Derek Morrison(Manager): “With every wine that we put on the shelves we look to find examples which uniquely reflect the variety and place from which they’re grown. We look for hand crafted wines with personality, that challenge our senses and preconceptions of what a wine is. I know first hand that wines from the Okanagan Valley are capable of captivating us in this way. I remember someone musing to me that “A great wine is one which awakens emotion”.
I spend a lot of time in tastings dissecting wines logically and technically, but occasionally wines leave me at a loss for words. The wines at Le Vieux Pin and LaStella continuously affect me in this way. My greatest motivation in bringing LVP wines here to London was simply to share that experience with my guests. I love blind tasting people on the Syrah and having them guess its origin. It’s my favourite way to shatter their preconception of Canadian wine. It’s become a popular wine in the shop, and we regularly feature it by the glass. It’s not just here to illustrate the quality of Canadian wine, it sits on our shelves as one of many great wines. It just happens to be from Canada.”

It is feedback like this that fuels our passion, and makes all the back-breaking hard work worth while. We Thank Derek, Alessio and the rest of the team at Negozio Classica for their humbling words.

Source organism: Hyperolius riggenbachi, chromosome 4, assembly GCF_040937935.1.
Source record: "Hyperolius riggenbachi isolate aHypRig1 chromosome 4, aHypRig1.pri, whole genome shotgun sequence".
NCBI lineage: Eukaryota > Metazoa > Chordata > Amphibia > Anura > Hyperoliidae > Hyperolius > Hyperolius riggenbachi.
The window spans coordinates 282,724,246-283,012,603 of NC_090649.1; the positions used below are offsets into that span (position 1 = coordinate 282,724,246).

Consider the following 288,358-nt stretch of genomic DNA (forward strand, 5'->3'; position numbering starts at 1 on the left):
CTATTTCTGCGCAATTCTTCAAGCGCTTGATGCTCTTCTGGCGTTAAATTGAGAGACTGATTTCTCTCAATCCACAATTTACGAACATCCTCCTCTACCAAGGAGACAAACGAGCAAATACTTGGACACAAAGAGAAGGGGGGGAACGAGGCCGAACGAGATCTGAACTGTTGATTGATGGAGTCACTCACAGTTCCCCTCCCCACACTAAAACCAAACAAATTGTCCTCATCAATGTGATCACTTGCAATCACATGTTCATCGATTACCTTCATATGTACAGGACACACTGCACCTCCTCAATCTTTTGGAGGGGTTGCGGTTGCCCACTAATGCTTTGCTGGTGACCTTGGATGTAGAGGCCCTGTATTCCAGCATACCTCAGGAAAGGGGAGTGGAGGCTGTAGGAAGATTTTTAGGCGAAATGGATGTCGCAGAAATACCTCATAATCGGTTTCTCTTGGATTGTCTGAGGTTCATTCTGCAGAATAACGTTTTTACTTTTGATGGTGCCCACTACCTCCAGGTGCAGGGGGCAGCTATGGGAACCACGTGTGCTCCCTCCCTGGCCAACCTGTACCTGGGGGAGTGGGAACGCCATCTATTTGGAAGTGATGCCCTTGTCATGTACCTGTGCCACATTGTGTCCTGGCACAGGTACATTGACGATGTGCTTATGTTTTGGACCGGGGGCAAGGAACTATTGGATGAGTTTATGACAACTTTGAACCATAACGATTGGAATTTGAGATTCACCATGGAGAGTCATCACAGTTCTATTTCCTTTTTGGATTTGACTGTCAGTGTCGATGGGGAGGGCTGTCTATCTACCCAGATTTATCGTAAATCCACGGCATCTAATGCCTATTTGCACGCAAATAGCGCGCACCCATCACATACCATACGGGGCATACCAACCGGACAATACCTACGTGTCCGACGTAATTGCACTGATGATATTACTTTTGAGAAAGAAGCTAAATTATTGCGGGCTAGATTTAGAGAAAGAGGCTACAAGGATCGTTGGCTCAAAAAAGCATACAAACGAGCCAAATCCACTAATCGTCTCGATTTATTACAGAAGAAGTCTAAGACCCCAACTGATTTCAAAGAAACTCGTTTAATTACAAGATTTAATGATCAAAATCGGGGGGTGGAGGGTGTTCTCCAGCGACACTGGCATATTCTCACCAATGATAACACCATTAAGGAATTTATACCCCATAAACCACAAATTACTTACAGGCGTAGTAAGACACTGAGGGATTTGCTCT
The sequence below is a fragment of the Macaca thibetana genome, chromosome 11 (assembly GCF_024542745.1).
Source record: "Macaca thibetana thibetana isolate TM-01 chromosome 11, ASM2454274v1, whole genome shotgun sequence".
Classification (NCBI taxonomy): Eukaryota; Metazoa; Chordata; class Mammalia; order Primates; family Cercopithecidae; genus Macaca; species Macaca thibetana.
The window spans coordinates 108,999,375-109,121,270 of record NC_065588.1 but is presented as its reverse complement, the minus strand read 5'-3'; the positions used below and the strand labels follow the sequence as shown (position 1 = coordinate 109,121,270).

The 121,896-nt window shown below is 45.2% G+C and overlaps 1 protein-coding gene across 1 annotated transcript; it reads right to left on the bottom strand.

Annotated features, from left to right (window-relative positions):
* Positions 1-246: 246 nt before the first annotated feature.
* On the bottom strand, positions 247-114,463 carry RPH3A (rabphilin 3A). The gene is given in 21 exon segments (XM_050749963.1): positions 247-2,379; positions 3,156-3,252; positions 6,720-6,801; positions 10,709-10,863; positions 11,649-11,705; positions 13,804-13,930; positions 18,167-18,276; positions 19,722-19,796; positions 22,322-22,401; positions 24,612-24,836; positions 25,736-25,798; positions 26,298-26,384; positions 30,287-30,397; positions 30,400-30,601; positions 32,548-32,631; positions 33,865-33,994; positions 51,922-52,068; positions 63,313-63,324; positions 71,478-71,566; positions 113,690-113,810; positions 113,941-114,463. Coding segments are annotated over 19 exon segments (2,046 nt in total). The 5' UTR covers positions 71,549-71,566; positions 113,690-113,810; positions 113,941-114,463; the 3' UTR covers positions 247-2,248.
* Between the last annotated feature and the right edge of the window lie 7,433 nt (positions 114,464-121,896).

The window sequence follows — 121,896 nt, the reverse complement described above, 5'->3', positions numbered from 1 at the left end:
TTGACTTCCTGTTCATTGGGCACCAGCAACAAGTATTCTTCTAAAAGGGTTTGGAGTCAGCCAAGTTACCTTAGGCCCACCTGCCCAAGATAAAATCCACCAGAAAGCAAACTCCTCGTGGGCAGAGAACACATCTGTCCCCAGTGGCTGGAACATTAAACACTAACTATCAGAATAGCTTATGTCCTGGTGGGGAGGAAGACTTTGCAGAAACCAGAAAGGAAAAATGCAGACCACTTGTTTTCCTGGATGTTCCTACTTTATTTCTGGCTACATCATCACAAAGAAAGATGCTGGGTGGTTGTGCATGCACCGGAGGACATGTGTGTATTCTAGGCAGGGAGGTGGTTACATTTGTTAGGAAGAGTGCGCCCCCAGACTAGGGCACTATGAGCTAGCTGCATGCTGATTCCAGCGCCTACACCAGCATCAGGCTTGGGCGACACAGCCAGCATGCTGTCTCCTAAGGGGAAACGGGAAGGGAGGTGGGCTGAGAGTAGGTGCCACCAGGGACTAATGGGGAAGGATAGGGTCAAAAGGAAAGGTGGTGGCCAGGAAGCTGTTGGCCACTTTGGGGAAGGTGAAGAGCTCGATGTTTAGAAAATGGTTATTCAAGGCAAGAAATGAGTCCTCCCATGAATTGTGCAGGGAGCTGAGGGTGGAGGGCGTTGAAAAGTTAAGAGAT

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As Easter approaches, it’s time to make note of all the ingredients needed, find a wine to match, and begin planning your brunch or dinner right down to the minute for Sunday or Monday.

Here’s a little inspiration from our winemaker Severine, and what she’ll be enjoying this weekend with her family!

Lamb Stew with Flageolets and Herbs (pair this dish with our 2011 Syrah)

Courtesty of FineCooking.com 

lamb stew

“The Latest Syrahs and Aromatic Whites from Le Vieux Pin

I love Syrahs.  They stand on their own two feet.  No need for blending with other grapes.  I enjoy their ruby colour in the glass; their aromas, especially blueberries; their full body, red/black berry flavours and sometimes white pepper that plays on your palate.  BC can make some very good Syrahs.  Located in the South Okanagan, one of the wineries which I think fit in that category is Le Vieux Pin.  They take their inspiration from the French wine tradition, the Rhone Valley in particular, producing Syrahs and some aromatic whites using Marsanne, Roussanne and Viognier grapes.  I was privileged to receive the latest Syrah and aromatic white releases from Le Vieux Pin to taste and tell you about.